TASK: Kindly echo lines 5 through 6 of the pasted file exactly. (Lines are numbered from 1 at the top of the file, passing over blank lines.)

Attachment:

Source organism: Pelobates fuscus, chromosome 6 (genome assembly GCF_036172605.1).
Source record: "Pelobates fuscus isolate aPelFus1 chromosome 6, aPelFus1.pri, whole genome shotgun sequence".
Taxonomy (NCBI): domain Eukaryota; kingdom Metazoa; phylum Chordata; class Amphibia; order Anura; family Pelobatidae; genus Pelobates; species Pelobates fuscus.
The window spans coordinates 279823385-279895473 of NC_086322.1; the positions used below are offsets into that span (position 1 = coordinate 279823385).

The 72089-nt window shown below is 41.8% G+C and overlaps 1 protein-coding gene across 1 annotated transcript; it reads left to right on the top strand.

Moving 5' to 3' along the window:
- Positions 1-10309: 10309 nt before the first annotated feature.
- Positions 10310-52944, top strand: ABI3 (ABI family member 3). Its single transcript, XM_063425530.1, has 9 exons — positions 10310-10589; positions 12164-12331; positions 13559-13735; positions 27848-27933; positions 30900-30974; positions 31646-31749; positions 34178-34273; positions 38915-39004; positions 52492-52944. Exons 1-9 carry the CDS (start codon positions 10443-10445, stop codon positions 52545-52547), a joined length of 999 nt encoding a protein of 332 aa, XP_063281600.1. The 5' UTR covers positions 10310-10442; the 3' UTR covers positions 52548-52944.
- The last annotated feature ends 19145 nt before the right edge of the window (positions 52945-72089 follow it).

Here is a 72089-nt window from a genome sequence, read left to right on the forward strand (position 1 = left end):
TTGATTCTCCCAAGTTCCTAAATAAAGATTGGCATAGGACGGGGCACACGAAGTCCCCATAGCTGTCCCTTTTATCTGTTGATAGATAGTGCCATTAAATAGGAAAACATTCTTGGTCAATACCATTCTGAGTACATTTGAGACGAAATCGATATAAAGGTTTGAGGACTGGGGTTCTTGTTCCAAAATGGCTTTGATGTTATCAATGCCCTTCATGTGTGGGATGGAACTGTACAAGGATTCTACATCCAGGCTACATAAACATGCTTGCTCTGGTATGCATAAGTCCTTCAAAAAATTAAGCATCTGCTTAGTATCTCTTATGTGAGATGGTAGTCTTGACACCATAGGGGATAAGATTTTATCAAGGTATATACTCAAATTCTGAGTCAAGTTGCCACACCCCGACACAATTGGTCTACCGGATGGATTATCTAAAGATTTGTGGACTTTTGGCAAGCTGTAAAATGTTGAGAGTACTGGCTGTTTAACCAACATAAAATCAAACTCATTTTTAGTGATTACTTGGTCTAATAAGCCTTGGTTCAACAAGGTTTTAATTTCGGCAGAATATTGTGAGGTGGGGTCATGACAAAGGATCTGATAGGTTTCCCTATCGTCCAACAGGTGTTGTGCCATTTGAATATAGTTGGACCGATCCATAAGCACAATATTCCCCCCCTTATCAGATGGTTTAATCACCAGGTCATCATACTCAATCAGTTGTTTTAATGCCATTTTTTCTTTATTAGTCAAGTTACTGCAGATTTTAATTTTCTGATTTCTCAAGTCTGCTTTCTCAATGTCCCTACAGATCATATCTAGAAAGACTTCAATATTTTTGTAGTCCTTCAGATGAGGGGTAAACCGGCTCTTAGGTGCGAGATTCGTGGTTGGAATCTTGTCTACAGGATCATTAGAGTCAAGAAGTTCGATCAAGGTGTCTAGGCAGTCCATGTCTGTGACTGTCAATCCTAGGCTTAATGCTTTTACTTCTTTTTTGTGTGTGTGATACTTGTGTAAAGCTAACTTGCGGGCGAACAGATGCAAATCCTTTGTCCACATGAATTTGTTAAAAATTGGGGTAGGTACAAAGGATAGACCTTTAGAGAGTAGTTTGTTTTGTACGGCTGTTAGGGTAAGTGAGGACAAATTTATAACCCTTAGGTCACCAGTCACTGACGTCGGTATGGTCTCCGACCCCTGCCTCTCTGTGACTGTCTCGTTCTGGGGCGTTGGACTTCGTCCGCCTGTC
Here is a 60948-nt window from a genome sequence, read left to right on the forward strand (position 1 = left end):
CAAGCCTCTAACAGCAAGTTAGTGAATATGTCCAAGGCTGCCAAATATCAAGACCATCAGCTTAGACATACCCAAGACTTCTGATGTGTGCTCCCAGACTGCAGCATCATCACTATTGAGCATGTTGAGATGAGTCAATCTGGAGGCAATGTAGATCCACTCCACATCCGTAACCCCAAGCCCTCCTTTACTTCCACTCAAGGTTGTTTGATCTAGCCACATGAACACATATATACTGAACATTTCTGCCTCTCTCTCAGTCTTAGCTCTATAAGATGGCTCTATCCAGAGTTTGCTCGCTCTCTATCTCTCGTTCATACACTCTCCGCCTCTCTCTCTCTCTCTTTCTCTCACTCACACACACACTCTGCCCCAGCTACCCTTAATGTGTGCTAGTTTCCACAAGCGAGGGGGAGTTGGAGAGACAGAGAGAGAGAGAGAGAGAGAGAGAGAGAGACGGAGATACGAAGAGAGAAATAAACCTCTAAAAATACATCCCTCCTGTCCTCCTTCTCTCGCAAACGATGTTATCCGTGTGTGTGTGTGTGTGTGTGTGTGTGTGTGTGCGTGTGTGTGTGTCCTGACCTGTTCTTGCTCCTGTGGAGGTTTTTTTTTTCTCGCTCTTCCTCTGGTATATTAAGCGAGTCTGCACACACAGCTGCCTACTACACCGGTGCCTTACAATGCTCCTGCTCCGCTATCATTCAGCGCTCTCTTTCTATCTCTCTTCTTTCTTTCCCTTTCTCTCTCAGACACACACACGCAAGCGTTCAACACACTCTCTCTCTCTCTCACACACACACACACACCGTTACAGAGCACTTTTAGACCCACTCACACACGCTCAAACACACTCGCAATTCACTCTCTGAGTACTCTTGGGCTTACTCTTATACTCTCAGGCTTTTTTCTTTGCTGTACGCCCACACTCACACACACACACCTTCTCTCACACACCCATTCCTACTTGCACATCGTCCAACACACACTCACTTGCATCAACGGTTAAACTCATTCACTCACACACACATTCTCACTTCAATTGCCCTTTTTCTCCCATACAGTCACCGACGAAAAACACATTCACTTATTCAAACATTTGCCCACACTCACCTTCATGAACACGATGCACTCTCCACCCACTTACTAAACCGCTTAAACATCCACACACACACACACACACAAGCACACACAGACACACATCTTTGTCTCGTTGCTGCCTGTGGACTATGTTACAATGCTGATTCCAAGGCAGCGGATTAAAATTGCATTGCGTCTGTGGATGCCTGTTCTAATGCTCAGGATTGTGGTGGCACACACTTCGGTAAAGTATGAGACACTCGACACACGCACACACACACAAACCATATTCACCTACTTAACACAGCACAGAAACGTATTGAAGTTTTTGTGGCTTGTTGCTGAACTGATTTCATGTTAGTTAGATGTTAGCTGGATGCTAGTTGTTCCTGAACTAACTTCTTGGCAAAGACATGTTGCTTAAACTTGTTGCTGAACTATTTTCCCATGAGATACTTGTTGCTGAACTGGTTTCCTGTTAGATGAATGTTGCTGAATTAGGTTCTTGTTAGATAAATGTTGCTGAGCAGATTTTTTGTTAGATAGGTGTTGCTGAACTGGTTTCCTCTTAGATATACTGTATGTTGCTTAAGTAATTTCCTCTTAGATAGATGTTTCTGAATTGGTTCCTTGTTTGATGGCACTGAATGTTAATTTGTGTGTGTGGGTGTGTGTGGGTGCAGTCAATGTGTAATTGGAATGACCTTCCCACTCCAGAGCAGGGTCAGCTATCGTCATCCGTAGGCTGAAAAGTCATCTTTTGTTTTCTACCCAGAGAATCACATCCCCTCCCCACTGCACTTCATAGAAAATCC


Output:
The 72089-nt window shown below is 41.8% G+C and overlaps 1 protein-coding gene across 1 annotated transcript; it reads left to right on the top strand.

Moving 5' to 3' along the window: